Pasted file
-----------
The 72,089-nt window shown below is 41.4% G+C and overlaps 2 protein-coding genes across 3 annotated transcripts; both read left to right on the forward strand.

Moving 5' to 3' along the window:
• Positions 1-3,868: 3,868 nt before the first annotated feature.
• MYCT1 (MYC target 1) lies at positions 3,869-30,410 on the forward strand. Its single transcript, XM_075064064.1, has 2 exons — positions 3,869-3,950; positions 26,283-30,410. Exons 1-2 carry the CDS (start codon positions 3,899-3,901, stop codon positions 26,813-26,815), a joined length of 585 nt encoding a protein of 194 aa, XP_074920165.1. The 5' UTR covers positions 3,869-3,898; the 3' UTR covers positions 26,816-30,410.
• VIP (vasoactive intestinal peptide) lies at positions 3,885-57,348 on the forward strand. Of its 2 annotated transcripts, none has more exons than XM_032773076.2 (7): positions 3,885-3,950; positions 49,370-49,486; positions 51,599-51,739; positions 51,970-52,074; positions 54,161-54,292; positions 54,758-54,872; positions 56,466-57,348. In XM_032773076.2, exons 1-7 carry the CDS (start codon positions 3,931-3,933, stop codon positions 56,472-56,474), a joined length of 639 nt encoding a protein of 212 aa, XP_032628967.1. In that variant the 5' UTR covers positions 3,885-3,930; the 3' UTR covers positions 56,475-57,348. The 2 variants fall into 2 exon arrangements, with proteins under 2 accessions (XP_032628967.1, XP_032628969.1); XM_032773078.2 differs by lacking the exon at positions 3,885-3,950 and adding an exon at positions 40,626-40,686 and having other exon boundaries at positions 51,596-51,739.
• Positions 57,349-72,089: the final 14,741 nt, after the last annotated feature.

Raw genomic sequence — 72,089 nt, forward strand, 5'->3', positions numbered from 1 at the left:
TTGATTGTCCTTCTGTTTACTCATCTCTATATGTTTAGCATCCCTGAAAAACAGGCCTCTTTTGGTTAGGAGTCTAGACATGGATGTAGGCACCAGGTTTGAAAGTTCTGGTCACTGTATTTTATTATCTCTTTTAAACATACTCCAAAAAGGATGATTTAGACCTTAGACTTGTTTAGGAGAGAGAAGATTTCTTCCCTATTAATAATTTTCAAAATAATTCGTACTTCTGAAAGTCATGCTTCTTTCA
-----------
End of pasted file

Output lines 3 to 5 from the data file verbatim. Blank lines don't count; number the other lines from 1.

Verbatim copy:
• Positions 1-3,868: 3,868 nt before the first annotated feature.
• MYCT1 (MYC target 1) lies at positions 3,869-30,410 on the forward strand. Its single transcript, XM_075064064.1, has 2 exons — positions 3,869-3,950; positions 26,283-30,410. Exons 1-2 carry the CDS (start codon positions 3,899-3,901, stop codon positions 26,813-26,815), a joined length of 585 nt encoding a protein of 194 aa, XP_074920165.1. The 5' UTR covers positions 3,869-3,898; the 3' UTR covers positions 26,816-30,410.
• VIP (vasoactive intestinal peptide) lies at positions 3,885-57,348 on the forward strand. Of its 2 annotated transcripts, none has more exons than XM_032773076.2 (7): positions 3,885-3,950; positions 49,370-49,486; positions 51,599-51,739; positions 51,970-52,074; positions 54,161-54,292; positions 54,758-54,872; positions 56,466-57,348. In XM_032773076.2, exons 1-7 carry the CDS (start codon positions 3,931-3,933, stop codon positions 56,472-56,474), a joined length of 639 nt encoding a protein of 212 aa, XP_032628967.1. In that variant the 5' UTR covers positions 3,885-3,930; the 3' UTR covers positions 56,475-57,348. The 2 variants fall into 2 exon arrangements, with proteins under 2 accessions (XP_032628967.1, XP_032628969.1); XM_032773078.2 differs by lacking the exon at positions 3,885-3,950 and adding an exon at positions 40,626-40,686 and having other exon boundaries at positions 51,596-51,739.